Pete Lyons

Pete Lyons

In the past month, several guest columns published in the Post Register have taken issue with the Utah Associated Municipal Power Systems’ Carbon Free Power Project, which will use small modular reactor technology developed by NuScale Power. With a combined 43 years of experience at the U.S. Nuclear Regulatory Commission and Department of Energy between the two of us, we want to offer some clarification to help set the record straight.

Those who claim that safety issues “have yet to be (remedied)” by the U.S Nuclear Regulatory Commission and the NRC Advisory Committee on Reactor Safeguards clearly misunderstand how the regulatory process works. The NRC design certification review is arguably the most comprehensive nuclear reactor review in the world.

In the case of NuScale’s technology, NRC safety experts spent more than a quarter-million hours in six progressive phases to review the NuScale design certification application (DCA), which included roughly 12,000 pages of design information and safety analyses. This 42-month NRC review process was supported by nearly 2 million pages of additional technical information submitted by NuScale, along with comprehensive audits of NuScale testing and quality assurance programs.

The NRC review was not only extremely comprehensive — it was also highly transparent. The NRC published the complete DCA on its Agencywide Documents Access and Management System public website and also issued public reports on each element of the review process (several thousand), including the robust discussion between NuScale engineers and NRC staff and among NRC staff themselves.

The NRC’s issuance of the final safety evaluation report for NuScale’s small modular reactor means that issues and questions related to the safety of NuScale’s design have been resolved and affirms that the technology meets the United States’ highest nuclear regulatory requirements. As former senior members of the regulatory bodies responsible for these types of review, we can assure the Post Register’s readers that the NRC would not have issued NuScale’s approval if it did not have every assurance the technology was safe.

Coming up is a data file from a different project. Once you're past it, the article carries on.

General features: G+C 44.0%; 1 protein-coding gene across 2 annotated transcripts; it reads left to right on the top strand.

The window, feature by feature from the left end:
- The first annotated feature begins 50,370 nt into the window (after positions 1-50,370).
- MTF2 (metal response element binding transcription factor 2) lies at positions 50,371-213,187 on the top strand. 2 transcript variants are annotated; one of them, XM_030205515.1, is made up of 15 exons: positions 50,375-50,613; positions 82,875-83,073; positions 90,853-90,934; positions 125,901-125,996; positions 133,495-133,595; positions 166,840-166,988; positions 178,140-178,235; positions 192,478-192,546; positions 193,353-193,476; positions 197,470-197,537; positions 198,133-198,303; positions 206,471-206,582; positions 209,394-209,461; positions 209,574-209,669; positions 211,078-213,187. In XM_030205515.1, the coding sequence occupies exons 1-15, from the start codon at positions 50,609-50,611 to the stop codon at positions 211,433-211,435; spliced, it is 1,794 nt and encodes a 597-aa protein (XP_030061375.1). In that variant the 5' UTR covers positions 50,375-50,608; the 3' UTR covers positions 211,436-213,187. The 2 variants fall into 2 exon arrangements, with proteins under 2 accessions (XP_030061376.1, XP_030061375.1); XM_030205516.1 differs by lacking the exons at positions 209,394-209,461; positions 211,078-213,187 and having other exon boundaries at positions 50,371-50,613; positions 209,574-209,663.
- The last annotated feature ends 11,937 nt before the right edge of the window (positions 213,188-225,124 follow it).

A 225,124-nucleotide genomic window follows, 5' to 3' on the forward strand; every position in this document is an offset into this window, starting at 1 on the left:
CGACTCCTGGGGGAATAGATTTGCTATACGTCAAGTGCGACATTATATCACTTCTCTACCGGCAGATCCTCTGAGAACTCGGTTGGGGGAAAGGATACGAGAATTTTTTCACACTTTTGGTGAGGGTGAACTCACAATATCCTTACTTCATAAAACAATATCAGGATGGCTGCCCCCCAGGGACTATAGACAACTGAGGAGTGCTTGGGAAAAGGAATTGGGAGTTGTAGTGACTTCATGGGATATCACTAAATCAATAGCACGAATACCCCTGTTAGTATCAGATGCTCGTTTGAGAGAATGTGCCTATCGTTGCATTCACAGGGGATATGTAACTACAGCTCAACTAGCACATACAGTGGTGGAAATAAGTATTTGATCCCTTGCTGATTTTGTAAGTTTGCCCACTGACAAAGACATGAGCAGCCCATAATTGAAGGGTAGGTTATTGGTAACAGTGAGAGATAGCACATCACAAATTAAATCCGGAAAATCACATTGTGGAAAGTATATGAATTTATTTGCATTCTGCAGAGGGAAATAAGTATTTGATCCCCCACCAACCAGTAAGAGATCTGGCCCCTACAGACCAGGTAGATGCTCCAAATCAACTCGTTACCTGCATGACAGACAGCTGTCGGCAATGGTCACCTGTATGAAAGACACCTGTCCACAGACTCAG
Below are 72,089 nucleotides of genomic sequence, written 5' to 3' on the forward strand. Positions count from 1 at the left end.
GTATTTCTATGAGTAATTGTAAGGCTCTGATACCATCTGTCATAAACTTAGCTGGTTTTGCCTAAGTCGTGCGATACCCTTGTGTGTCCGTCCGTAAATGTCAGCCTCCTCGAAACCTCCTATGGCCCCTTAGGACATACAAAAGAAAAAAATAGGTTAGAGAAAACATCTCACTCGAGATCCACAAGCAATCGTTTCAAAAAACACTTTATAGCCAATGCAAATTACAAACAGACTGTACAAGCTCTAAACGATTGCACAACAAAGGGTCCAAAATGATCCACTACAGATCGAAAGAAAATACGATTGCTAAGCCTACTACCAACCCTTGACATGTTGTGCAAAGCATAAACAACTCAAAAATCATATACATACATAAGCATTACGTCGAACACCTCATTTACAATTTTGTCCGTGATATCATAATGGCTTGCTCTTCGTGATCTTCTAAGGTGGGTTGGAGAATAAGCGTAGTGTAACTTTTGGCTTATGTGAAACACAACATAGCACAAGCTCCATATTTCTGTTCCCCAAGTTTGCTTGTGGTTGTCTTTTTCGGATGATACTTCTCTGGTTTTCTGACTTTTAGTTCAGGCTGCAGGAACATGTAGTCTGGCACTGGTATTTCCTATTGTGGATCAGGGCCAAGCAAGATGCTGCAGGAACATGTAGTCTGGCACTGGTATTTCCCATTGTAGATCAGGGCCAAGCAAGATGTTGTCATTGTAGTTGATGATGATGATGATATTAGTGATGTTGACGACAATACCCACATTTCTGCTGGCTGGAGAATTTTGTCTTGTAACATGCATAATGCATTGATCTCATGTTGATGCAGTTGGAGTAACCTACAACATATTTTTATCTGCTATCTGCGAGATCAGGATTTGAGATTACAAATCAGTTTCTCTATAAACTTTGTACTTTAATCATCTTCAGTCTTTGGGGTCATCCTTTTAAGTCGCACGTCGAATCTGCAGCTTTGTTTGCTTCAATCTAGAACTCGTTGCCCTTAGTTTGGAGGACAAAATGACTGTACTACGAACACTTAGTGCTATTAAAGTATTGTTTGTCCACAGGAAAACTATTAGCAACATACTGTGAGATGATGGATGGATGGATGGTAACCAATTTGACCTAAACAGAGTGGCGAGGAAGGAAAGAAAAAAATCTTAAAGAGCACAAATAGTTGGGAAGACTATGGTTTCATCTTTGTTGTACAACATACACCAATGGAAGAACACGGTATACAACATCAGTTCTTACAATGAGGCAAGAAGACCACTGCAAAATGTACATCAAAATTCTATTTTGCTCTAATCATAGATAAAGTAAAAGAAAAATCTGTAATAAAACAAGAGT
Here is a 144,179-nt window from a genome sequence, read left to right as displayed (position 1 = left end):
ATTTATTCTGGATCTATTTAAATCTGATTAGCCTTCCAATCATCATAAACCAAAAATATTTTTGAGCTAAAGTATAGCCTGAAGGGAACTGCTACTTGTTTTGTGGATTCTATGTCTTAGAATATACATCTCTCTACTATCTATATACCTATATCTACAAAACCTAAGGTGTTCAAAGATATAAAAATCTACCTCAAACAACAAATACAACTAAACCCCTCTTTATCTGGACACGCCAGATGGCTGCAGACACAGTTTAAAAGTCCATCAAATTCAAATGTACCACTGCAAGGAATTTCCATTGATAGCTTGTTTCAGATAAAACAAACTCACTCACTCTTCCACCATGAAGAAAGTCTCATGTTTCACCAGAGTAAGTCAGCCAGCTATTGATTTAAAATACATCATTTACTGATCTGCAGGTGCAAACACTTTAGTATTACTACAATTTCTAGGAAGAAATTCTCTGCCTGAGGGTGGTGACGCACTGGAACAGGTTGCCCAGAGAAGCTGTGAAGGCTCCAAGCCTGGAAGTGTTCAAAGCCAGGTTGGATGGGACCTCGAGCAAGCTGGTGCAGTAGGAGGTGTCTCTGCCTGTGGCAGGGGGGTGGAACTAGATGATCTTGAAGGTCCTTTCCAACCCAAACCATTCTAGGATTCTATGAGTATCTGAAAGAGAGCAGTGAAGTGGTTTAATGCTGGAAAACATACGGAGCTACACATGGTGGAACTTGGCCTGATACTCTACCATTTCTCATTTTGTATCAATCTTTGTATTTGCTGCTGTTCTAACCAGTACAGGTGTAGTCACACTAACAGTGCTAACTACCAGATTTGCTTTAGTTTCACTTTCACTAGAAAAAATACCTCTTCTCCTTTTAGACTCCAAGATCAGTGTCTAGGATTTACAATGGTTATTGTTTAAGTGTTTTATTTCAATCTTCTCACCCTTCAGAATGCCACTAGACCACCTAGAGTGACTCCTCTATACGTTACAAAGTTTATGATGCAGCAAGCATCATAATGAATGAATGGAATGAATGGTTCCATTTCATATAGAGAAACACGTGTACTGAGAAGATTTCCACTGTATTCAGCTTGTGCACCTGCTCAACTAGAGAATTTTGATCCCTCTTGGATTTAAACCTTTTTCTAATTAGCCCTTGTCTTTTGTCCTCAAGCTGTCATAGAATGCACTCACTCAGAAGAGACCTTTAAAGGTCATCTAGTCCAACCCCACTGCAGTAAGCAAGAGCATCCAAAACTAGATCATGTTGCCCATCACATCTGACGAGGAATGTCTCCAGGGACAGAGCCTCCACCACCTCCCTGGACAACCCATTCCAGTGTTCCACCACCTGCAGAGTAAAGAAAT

Not to mention, the Department of Energy, through its Small Modular Reactor Licensing Technical Support Program, has supported NuScale financially and otherwise to create a successful private-public partnership to help get this first-of-a-kind design, development and testing work completed on schedule and on budget, further demonstrating the trust the U.S. government has in the viability and promise of this technology.

The reality is that small, safe and flexible nuclear power plants are critical in achieving zero-carbon goals in the UAMPS region and across the country. Small modular reactors offer the opportunity to repurpose coal-fired power plants while creating new jobs. They also offer load-following capabilities that will complement renewables, thereby supporting a balanced, reliable grid to accelerate the transition to clean energy.

We recognize that it can be challenging to see the long-term potential of projects like the CFPP, but we are confident in its ability to bring safe, cost-effective, carbon-free energy to your doorstep. As our energy system ages and climate change increasingly affects our lives, we urge you to welcome this innovative solution.

Luis Reyes served at the Nuclear Regulatory Commission, retiring in the top staff leadership position — the executive director of operations. Peter Lyons retired as the assistant secretary for Nuclear Energy at the Department of Energy after serving as a commissioner of the NRC. Both writers serve on the Technical Advisory Board for NuScale.